Things Beyond: May 2023

(Cover by Allen Anderson. Planet Stories, Fall 1949.)

This will turn out to be a busy month for me. I’m gonna be a guest on one or two podcasts/streams with some people I very much respect, and I’ll also be flying out of my Jersey/Pennsylvania bubble to visit some friends I rarely ever get to hang out with in person. On the one hand this is all more eventful than what I usually deal with, but also I’ll have a bit less time to manage this site—which won’t stop me from putting in as much effort as I usually do. It’s draining sometimes, but that is how passion works.

My personal life is gonna be busy, but also my review lineup is FILLED for May: we’ve got two serials, two novellas, two short stories, and finally a complete novel—our first one in six months. I know, the gap between novel reviews looks to be wide, but mind you that there aren’t too many of these “complete” novels in the magazines.

One more thing: I mentioned in a past editorial that I think very highly of 1953 as a year when SFF flourished, in general and especially in magazine publishing, which was experiencing a bubble we would not see again until… now, basically. Strangely, I haven’t before covered ANYTHING from that year, so to compensate we’ve got two stories from 1953 in the lineup. 1953 was such a banger that I could probably get five years out of just reviewing everything that was published then.

Enough wasting time, though, let’s see what we have.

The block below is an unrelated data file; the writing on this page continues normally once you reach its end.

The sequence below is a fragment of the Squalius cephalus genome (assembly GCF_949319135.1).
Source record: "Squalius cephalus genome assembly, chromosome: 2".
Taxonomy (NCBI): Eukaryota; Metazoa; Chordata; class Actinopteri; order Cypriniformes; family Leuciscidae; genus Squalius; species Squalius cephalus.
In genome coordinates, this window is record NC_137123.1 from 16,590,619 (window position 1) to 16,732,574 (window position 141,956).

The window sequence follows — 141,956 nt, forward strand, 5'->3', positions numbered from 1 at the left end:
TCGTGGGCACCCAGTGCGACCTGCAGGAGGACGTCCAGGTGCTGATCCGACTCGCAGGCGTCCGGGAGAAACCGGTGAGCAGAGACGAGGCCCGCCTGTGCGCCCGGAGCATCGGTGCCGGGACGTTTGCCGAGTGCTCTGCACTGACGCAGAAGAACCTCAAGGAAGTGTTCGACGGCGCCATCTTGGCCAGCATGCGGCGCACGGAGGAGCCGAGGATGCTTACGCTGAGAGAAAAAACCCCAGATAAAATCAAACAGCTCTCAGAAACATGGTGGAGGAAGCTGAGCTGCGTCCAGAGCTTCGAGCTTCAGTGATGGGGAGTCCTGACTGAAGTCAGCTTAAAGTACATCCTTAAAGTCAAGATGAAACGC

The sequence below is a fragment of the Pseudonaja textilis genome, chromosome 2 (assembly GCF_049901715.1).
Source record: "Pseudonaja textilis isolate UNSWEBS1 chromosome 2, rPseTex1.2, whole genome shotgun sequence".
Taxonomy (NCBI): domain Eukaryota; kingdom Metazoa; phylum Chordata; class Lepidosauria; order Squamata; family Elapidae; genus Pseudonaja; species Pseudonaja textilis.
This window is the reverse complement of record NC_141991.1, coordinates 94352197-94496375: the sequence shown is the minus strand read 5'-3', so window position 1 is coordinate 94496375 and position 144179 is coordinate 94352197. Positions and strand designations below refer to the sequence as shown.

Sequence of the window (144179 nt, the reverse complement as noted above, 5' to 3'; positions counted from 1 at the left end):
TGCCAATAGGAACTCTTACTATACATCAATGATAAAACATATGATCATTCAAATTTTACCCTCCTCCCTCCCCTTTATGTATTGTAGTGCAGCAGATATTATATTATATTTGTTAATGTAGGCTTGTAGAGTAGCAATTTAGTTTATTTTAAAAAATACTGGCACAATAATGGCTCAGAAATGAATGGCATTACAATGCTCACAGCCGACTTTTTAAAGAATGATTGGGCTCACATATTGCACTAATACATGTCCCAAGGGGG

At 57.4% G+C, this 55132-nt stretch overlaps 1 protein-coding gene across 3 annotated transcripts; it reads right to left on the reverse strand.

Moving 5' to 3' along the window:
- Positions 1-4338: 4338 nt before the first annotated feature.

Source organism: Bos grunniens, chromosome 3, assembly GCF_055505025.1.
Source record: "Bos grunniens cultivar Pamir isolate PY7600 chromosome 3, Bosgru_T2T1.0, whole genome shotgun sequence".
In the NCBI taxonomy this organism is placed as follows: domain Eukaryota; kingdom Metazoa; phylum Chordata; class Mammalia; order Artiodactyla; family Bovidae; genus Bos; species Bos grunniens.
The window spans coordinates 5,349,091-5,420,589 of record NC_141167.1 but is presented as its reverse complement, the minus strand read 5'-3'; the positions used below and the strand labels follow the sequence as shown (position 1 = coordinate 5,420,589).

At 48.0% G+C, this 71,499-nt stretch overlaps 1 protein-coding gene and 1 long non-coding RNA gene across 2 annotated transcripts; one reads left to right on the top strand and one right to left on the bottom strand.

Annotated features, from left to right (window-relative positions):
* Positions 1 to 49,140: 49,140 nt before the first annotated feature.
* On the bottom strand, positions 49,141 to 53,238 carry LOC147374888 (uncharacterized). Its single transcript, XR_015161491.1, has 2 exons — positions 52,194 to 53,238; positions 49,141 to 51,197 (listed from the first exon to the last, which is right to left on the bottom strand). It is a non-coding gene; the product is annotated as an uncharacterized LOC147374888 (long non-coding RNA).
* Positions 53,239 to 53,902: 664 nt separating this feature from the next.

For the serials:

  1. All Judgment Fled by James White. Serialized in Worlds of If, December 1967 to February 1968. White is an author I’ve not read a single word of (or at least I think) up to this point, and given his philosophy with storytelling this feels a little criminal to me. When planning this post I flip-flopped between All Judgment Fled, Second Ending, and The Dream Millennium for my first White, since all three sound appealing, and ultimately went with this because I’ve also been meaning to tackle something—anything—that was published in If.
  2. Sos the Rope by Piers Anthony. Serialized in The Magazine of Fantasy and Science Fiction, July to September 1968. Yes, that Piers Anthony. He actually appeared regularly in the genre magazines early in his career, when he was a promising young writer and people did not yet know the horrors he was about to unleash on the world. My only prior Anthony experience was the short story “In the Barn,” and let me tell you… that’s the kind of thing that puts you off an author for years. But maybe Sos the Rope, his second novel, will be good!

For the novellas:

  1. “The Rose” by Charles L. Harness. From the March 1953 issue of Authentic Science Fiction. Retro Hugo nominee for Best Novella. Harness is one of those recent discoveries of mine that I’ve been meaning to explore further—made easier because Harness was not that prolific a writer; when he wrote he was fairly productive, but then he would vanish for several years. Harness apparently struggled to find a publisher for “The Rose” in the US, having to jump across the Atlantic and submit it to a filthy British magazine.